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Meta-Module #6: Data Wrangling

This “meta-module” introduces tools and best practices for cleaning and re-structuring tabular data in preparation for data analysis and visualization.

Estimated Completion Time = 4 hours


  • Increased understanding of best practices and goals for data cleaning and transformation
  • Increased familiarity with data wrangling issues and methodologies


Any introduction to the topic of data wrangling first has to contend with the question: what is "data"? Researchers across disciplines deal with a wide variety of quantitative and qualitative evidence on a daily basis, and given that everything now lives on our computers - regardless of what discipline you work in - this is becoming as true for folks in the humanities as in the sciences and social sciences. While definitions of "data" and methods for analyzing data vary, certain practices have become standard for working with information that is organized in tabular form - also called spreadsheet data.

This module introduces one free and open-source tool for cleaning and transforming spreadsheet data: OpenRefine. It also introduces some of the issues involved in defining data and the myriad activities that can be described as data cleaning or data wrangling.


  • Complete SSRC Module 6: Thinking about Data
    Alternate activity: instead of, or in addition to, the SSRC tutorial for OpenRefine, which recommends the excellent “Cleaning Data with OpenRefine” lesson from The Programming Historian, you may want to dive deeper with the Data Carpentry lesson, "OpenRefine for Social Science Data".

  • Additional Readings

  • Explore Mimi Onuoha's "On Missing Data Sets"
    Before data can be cleaned or transformed, it has to be collected, yet there are limits to how much and what kinds of data we can or should collect. Explore the list of "missing data sets" and other resources in this repository, considering how our data collection methods may impact the kinds of data that are available to researchers in different disciplines.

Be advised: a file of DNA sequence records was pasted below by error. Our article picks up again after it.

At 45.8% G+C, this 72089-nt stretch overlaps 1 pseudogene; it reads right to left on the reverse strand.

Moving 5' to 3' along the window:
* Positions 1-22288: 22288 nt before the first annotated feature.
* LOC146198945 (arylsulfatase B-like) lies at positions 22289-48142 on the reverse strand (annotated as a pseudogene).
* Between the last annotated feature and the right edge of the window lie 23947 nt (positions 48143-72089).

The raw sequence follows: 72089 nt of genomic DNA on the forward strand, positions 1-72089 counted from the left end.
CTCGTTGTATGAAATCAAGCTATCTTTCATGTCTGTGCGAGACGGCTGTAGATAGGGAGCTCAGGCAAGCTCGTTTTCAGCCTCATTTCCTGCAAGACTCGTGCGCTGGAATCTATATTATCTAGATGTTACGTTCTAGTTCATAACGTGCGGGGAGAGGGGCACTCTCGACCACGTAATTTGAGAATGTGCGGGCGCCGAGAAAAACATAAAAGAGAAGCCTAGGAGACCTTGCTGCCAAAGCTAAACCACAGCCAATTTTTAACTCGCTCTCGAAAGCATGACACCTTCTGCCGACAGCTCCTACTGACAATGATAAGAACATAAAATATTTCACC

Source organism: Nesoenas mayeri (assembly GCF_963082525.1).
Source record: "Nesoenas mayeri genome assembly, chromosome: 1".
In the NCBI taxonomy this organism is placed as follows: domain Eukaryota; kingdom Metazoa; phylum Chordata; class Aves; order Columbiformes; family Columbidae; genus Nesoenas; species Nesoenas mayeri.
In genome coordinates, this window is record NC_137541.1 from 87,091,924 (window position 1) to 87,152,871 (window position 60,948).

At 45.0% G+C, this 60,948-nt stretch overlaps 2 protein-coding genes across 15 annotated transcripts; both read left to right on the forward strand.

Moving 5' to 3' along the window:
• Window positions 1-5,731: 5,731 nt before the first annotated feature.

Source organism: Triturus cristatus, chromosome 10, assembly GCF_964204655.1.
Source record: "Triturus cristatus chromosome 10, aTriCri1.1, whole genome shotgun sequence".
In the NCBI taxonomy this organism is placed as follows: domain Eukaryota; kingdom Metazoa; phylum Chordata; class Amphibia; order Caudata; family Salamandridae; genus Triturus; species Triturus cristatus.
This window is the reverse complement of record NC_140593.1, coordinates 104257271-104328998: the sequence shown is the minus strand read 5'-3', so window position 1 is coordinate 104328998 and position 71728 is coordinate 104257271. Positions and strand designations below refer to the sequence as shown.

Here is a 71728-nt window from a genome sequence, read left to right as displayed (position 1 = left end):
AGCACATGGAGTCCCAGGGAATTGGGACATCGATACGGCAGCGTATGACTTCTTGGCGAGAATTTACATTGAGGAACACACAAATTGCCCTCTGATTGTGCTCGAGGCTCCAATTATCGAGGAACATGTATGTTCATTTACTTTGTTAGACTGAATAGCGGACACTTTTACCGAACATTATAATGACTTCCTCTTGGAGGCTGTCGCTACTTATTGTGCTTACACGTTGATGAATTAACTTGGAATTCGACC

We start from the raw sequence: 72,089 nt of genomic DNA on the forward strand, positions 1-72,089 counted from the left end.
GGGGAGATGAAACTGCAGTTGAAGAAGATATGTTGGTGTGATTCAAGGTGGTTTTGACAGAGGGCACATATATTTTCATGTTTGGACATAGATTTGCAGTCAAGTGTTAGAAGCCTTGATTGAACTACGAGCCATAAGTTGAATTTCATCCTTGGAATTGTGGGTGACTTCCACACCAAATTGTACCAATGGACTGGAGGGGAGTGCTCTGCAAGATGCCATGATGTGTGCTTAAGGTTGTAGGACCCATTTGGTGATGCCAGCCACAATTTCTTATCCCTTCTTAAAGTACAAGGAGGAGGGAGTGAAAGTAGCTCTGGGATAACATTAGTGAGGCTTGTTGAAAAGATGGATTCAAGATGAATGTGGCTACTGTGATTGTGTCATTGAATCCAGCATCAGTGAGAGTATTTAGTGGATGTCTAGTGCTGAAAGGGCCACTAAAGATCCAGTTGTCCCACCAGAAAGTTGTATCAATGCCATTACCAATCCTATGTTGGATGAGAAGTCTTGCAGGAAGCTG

• Read through Josh Errickson's "Best Practices in Data Cleaning"

  • "Meta" Questions to Consider

    • From your reading and exploration, can you formulate a definition or description of what it means to "clean" or "wrangle" data? Is "data cleaning" content-agnostic: does it matter what the data actually represent?
    • In what ways is "data cleaning" a selective, critical, or subjective process? What kinds of decisions are made in the transformation of data from "raw" to "processed" form?
    • What challenges might researchers from different disciplines face in the data-wrangling process: does survey data require a different approach, for example, than data generated by a scientific instrument or historical census data?
    • How does your library support researchers working with data in the humanities, social sciences, and health or natural sciences? In response to Posner's article, how might you approach humanities researchers given their particular data-wrangling needs?
  • Short Reflection

    • Take a few minutes and try to articulate what you will take away from the readings, activities, and resources covered in this module. What is one concept that you feel you now understand better? One topic that was completely new to you? One question you would like to explore further?

Additional Resources

Some open data sources:

Selected library research guides on Data Wrangling:

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